Master clock maker still having the time of his life

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Perth 6000
(ABC Radio Perth: Glynn Greensmith) ABC Radio Perth

By Gillian O’Shaughnessy

Updated

July 29, 2018 14:54:50

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Guenter Best’s passion is for mechanical clocks, from grandfathers to pocket watches.

A master of his clock-making craft

(WA Afternoons)
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The 79-year-old says he has no intention of retiring. He is one of the country’s few masters of clockmaking, a career he began in Germany when he was 15. (ABC Radio Perth: Glynn Greensmith)
“I was born in 1939 and my dad never came back from the war,” Mr Best told ABC Radio Perth’s Gillian O’Shaughnessy.”My dad was a teacher, and tradition determined I should be a teacher, and I decided no.”A friend of my dad had a jeweller’s and watch-making shop and he took me on and I learned to be a jeweller and then a watch maker.”I finished my apprenticeship and then I enrolled in a school for watch making masters and I got my master’s degree.” The German-born master craftsman moved to Australia in 1970 and has taken his skills to clocktowers across the city, as well as restoring grand heirloom grandfather clocks and intricate fob watches. In a small home workshop in Perth’s eastern suburbs, 79-year-old Guenter Best is keeping the craft of watch and clock making alive.
“I said, ‘No way, my dad never came back from the war’, and I went to Switzerland.”Climbing clocktowersIn Switzerland he worked for watch makers including Rolex and travelled all over Europe, climbing tall, steep clocktowers to repair the mechanisms behind the faces.”Mostly we had to make new bearings because the weights on those old clocks are very heavy and the wheels wear out,” Mr Best said. (ABC Radio Perth: Glynn Greensmith)
Mr Best and teaching colleague Nino Sardi take students through all aspects of clock and watch repair, including battery-operated quartz watches, but his passion is for mechanical clocks, from large grandfather clocks to intricate pocket watches. “There is fine engineering in our trade. “Those bearings were brass and you need big lathes to do it, and then to put the bearing in those plates, you needed a hammer. “It is a traditional turned clock,” Mr Best said.”Those clocks are all over the world in churches and important buildings; this clock is a very good replica of Big Ben.”

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Mr Best has worked on the London Court clock. “Anything mechanical I like,” Mr Best said.”They are heirlooms, something special you get for your wife, inherit from your grandfather or father, and they need service. “You have to polish the pivots on the wheels and then make new bearings. “It was really a skill which you learned on big clocks and later on I was able to do it for little clocks.”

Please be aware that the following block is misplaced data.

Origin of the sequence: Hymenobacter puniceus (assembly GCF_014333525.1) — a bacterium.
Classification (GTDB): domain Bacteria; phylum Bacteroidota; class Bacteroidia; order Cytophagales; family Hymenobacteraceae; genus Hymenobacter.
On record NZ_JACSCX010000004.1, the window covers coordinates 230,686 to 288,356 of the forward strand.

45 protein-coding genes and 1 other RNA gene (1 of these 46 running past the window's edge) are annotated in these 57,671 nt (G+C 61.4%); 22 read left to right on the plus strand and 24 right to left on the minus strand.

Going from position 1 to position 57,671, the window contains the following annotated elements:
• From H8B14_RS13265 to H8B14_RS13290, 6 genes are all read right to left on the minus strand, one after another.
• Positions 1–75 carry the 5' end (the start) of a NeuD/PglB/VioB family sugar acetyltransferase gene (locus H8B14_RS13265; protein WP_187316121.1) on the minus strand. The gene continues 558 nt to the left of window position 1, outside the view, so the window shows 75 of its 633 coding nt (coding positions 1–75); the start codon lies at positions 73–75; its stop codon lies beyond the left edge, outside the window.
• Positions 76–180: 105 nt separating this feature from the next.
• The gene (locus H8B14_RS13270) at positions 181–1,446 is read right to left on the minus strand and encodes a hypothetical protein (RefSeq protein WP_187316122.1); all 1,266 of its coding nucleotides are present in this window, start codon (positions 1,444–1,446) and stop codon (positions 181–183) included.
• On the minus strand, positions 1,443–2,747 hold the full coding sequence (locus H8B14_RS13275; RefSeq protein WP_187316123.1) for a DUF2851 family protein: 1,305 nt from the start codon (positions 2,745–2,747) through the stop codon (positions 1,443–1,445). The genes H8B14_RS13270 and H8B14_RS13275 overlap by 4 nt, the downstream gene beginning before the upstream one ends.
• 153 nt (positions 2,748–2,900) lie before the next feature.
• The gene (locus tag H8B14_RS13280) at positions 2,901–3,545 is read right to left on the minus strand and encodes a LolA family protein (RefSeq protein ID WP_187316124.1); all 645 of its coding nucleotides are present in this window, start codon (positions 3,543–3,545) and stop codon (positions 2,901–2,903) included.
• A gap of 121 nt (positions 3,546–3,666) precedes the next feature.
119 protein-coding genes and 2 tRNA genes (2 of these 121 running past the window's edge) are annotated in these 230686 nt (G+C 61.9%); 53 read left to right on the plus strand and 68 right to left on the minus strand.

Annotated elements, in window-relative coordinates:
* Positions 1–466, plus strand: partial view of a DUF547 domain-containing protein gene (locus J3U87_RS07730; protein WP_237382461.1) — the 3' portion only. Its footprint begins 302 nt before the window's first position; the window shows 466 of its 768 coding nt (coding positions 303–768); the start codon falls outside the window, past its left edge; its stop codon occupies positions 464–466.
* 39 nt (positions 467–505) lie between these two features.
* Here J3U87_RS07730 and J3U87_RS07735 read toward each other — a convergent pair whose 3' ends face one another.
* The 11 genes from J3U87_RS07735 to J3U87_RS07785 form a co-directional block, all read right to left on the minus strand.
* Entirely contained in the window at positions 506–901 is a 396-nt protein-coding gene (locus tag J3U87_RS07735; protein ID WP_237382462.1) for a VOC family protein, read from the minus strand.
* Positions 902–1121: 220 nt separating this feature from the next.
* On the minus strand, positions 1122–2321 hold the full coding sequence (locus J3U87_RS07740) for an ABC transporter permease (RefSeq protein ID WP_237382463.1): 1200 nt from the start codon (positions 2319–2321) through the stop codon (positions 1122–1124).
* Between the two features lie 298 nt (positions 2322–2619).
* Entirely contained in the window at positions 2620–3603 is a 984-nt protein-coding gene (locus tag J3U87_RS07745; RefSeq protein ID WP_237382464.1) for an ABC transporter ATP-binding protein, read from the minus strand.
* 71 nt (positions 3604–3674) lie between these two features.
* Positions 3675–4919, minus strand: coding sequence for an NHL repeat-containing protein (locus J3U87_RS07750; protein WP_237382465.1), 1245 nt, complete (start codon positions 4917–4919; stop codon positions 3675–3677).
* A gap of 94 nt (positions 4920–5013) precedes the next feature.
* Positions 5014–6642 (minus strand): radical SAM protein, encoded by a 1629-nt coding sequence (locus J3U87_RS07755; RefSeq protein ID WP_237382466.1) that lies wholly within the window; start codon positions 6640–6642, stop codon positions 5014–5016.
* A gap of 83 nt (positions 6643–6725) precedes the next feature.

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The lathe is one of the tools of the trade. You see the wheels turning, you see the balance regulating the time.”‘Just like Big Ben’His latest project is a $10,000 restoration of the clock in the tower of Guildford’s old post office building.His students are also involved and the work is expected to take until the end of the year. The first group of five graduated in 2015 — four are now working in the industry — and it now has 36 students. “I decided to start a school on my own.”He started by teaching at TAFE and in 2011 the MCAWA began offering its own three-year training program. (ABC Radio Perth: Glynn Greensmith)
When he emigrated Down Under, Mr Best was offered a number of jobs but decided he would only work from home and set up his workshop. He still cycles daily to keep fit enough to climb clocktowers and he loves teaching.”I like to make sure that our trades go to the next generations.” When Mr Best was called up to do military service that was compulsory for young men in West Germany, he made his next move. Photo:
He has been a watchmaker since he was 15. “When I arrived here I was a shy young bachelor and Perth was good to me.”As well as repairing clocks and watches, he became very involved with the Master Clock and Watch Makers of Western Australia (MCAWA) and was determined to pass on his skills to a younger generation.A school for new masters”When I arrived in 1970 I had worked for Rolex and I had done my master’s degree in Germany and there was nothing here in Perth. (ABC Radio Perth: Emma Wynne)
Despite his age, Mr Best said he had no plans to retire but might consider it in 20 years. “Pieces like that, they are beautiful to work on.
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